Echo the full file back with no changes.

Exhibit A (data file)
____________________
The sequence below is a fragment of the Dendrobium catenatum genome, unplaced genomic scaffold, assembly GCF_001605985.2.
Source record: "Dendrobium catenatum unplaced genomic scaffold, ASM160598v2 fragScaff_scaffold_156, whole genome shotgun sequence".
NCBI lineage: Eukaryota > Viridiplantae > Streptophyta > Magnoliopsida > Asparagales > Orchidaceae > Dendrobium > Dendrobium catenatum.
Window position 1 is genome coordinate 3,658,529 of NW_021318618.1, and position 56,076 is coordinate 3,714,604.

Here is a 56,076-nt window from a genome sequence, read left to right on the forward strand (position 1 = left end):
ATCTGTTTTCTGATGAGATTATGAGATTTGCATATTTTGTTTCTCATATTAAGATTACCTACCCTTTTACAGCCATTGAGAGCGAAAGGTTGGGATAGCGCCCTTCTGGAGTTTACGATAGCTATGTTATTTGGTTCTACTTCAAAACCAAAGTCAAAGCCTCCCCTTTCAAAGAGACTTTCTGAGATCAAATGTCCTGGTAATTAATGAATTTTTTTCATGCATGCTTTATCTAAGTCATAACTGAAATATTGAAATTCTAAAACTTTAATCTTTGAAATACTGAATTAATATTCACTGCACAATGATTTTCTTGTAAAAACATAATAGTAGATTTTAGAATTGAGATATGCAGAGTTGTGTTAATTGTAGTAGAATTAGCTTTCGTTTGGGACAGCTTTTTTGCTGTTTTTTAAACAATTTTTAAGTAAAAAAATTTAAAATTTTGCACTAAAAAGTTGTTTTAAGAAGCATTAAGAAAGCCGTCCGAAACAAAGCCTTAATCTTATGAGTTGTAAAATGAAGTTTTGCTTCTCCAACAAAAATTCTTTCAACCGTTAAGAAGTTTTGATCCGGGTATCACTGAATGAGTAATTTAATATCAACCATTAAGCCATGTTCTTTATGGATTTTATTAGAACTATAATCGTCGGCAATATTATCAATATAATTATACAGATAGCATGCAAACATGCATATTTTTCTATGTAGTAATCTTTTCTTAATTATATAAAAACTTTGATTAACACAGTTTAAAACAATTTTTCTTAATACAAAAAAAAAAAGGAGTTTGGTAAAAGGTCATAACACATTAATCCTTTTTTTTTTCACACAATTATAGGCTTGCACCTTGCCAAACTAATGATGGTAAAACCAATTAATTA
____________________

The sequence below is a fragment of the Dendrobium catenatum genome, unplaced genomic scaffold, assembly GCF_001605985.2.
Source record: "Dendrobium catenatum unplaced genomic scaffold, ASM160598v2 fragScaff_scaffold_156, whole genome shotgun sequence".
NCBI lineage: Eukaryota > Viridiplantae > Streptophyta > Magnoliopsida > Asparagales > Orchidaceae > Dendrobium > Dendrobium catenatum.
Window position 1 is genome coordinate 3,658,529 of NW_021318618.1, and position 56,076 is coordinate 3,714,604.

Here is a 56,076-nt window from a genome sequence, read left to right on the forward strand (position 1 = left end):
ATCTGTTTTCTGATGAGATTATGAGATTTGCATATTTTGTTTCTCATATTAAGATTACCTACCCTTTTACAGCCATTGAGAGCGAAAGGTTGGGATAGCGCCCTTCTGGAGTTTACGATAGCTATGTTATTTGGTTCTACTTCAAAACCAAAGTCAAAGCCTCCCCTTTCAAAGAGACTTTCTGAGATCAAATGTCCTGGTAATTAATGAATTTTTTTCATGCATGCTTTATCTAAGTCATAACTGAAATATTGAAATTCTAAAACTTTAATCTTTGAAATACTGAATTAATATTCACTGCACAATGATTTTCTTGTAAAAACATAATAGTAGATTTTAGAATTGAGATATGCAGAGTTGTGTTAATTGTAGTAGAATTAGCTTTCGTTTGGGACAGCTTTTTTGCTGTTTTTTAAACAATTTTTAAGTAAAAAAATTTAAAATTTTGCACTAAAAAGTTGTTTTAAGAAGCATTAAGAAAGCCGTCCGAAACAAAGCCTTAATCTTATGAGTTGTAAAATGAAGTTTTGCTTCTCCAACAAAAATTCTTTCAACCGTTAAGAAGTTTTGATCCGGGTATCACTGAATGAGTAATTTAATATCAACCATTAAGCCATGTTCTTTATGGATTTTATTAGAACTATAATCGTCGGCAATATTATCAATATAATTATACAGATAGCATGCAAACATGCATATTTTTCTATGTAGTAATCTTTTCTTAATTATATAAAAACTTTGATTAACACAGTTTAAAACAATTTTTCTTAATACAAAAAAAAAAAGGAGTTTGGTAAAAGGTCATAACACATTAATCCTTTTTTTTTTCACACAATTATAGGCTTGCACCTTGCCAAACTAATGATGGTAAAACCAATTAATTA